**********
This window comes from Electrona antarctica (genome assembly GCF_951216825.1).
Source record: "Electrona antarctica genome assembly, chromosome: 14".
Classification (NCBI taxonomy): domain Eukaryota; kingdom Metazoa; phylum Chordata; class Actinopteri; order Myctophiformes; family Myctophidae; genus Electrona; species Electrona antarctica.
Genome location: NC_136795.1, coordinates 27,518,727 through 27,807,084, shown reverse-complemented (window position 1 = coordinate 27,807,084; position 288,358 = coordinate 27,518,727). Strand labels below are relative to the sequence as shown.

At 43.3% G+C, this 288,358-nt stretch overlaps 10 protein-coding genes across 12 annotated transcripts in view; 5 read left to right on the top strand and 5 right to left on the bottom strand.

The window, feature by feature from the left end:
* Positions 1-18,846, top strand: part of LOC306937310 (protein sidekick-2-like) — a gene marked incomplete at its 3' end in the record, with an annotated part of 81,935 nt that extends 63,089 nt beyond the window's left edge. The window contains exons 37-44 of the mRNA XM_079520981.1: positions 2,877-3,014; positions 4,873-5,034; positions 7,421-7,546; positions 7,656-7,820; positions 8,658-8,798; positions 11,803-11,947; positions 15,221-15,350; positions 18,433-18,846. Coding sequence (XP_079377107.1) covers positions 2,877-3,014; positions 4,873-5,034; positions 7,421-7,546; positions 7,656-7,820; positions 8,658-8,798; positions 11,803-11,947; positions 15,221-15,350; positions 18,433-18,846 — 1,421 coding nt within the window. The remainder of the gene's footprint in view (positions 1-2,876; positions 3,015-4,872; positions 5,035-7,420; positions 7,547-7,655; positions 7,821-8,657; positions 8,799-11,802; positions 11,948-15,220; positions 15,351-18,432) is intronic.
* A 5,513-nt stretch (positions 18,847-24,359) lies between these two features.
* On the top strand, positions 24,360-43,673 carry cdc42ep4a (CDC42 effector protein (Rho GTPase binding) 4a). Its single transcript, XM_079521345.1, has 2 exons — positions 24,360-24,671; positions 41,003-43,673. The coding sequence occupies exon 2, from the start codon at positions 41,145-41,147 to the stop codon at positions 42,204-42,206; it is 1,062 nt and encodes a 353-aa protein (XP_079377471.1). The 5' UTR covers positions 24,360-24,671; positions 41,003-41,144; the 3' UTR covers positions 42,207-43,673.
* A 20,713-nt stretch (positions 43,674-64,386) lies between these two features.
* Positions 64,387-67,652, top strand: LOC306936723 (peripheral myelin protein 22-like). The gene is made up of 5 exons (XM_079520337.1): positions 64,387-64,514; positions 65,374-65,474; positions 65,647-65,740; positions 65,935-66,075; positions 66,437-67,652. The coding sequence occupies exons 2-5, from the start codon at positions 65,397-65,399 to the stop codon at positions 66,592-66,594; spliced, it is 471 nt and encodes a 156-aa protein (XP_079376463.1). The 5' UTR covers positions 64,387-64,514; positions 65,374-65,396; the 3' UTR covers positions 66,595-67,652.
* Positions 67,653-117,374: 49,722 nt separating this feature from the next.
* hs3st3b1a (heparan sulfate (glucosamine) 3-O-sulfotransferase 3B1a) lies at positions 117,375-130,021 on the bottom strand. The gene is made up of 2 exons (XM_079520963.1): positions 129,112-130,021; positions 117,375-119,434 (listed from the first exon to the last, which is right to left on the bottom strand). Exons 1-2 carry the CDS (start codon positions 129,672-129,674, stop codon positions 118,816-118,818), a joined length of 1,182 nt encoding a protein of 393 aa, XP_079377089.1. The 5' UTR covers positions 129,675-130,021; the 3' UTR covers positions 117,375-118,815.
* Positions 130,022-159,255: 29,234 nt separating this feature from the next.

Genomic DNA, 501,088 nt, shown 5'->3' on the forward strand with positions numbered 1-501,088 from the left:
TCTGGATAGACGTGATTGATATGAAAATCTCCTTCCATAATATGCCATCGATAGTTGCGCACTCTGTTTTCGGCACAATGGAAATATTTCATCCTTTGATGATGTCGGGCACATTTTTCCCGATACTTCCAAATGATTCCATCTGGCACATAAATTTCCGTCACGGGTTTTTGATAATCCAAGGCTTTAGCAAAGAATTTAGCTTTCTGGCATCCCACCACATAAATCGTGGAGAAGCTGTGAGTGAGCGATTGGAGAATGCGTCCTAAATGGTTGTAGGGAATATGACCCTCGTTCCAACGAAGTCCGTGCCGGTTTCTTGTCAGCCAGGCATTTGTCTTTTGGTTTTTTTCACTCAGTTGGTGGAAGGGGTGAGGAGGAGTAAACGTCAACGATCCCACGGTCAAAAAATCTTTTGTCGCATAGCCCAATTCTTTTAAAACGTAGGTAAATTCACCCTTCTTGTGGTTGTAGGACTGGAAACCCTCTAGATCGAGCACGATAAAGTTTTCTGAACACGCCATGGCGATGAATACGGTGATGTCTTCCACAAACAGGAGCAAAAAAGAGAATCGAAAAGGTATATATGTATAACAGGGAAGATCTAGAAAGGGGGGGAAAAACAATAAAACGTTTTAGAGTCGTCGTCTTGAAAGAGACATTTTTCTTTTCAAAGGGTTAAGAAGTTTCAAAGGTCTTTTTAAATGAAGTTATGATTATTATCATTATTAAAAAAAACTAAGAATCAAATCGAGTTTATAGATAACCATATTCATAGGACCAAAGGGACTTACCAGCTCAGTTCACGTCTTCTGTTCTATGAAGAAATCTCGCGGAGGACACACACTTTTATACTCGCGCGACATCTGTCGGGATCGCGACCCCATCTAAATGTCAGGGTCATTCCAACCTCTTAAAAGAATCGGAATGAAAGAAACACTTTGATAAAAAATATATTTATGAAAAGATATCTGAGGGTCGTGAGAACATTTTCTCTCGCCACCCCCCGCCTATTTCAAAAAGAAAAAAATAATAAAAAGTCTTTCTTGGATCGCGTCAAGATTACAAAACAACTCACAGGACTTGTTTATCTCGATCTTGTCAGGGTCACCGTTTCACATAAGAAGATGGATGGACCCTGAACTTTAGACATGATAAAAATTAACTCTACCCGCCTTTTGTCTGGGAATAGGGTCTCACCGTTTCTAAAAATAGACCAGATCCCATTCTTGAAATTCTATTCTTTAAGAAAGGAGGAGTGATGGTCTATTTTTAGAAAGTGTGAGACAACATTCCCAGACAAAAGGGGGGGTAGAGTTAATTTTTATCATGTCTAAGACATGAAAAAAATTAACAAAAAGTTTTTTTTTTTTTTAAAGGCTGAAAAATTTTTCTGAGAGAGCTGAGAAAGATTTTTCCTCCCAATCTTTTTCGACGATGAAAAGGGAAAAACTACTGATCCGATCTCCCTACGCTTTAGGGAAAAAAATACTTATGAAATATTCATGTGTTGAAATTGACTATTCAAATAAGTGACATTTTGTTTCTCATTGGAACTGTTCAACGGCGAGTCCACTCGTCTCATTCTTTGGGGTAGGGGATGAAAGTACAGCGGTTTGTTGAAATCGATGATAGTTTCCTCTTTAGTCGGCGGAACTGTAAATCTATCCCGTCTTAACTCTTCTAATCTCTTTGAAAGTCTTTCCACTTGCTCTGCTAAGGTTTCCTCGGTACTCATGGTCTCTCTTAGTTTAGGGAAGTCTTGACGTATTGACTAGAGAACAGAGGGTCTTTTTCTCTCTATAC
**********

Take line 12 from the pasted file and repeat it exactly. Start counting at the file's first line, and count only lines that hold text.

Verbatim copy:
* Positions 67,653-117,374: 49,722 nt separating this feature from the next.